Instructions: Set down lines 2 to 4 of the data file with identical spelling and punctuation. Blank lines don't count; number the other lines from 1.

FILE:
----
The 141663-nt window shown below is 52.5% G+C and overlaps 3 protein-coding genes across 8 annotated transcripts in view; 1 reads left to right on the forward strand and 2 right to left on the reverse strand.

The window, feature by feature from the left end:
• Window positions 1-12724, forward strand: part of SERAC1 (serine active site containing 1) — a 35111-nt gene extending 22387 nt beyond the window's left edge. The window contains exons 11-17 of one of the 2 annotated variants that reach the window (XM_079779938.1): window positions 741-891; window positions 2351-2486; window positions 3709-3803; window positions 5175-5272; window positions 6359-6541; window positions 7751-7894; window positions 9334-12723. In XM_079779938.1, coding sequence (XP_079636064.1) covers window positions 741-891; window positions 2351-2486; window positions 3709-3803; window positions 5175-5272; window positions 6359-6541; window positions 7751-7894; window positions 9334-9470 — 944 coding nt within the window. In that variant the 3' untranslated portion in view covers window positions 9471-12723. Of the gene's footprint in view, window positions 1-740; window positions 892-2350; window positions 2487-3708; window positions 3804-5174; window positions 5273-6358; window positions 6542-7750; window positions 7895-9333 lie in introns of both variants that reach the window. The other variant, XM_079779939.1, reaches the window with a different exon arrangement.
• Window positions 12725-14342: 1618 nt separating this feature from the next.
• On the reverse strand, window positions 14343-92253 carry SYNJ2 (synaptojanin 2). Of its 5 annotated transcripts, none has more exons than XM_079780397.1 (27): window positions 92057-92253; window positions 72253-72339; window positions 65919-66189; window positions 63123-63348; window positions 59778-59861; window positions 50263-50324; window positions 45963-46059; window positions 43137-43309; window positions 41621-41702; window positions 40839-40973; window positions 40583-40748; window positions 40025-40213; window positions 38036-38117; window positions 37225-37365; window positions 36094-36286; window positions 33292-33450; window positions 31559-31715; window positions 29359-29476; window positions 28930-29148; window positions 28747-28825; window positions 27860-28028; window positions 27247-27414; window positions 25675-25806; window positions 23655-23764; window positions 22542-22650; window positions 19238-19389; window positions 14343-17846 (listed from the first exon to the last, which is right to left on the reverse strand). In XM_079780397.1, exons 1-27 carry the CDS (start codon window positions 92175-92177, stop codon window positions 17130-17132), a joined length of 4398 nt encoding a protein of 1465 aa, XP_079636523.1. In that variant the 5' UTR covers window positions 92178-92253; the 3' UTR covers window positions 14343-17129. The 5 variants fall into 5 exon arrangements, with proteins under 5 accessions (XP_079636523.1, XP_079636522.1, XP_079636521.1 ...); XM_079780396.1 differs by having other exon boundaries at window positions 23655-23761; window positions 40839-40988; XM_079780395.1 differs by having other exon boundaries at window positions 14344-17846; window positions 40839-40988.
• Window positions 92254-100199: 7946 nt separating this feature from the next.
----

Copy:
The window, feature by feature from the left end:
• Window positions 1-12724, forward strand: part of SERAC1 (serine active site containing 1) — a 35111-nt gene extending 22387 nt beyond the window's left edge. The window contains exons 11-17 of one of the 2 annotated variants that reach the window (XM_079779938.1): window positions 741-891; window positions 2351-2486; window positions 3709-3803; window positions 5175-5272; window positions 6359-6541; window positions 7751-7894; window positions 9334-12723. In XM_079779938.1, coding sequence (XP_079636064.1) covers window positions 741-891; window positions 2351-2486; window positions 3709-3803; window positions 5175-5272; window positions 6359-6541; window positions 7751-7894; window positions 9334-9470 — 944 coding nt within the window. In that variant the 3' untranslated portion in view covers window positions 9471-12723. Of the gene's footprint in view, window positions 1-740; window positions 892-2350; window positions 2487-3708; window positions 3804-5174; window positions 5273-6358; window positions 6542-7750; window positions 7895-9333 lie in introns of both variants that reach the window. The other variant, XM_079779939.1, reaches the window with a different exon arrangement.
• Window positions 12725-14342: 1618 nt separating this feature from the next.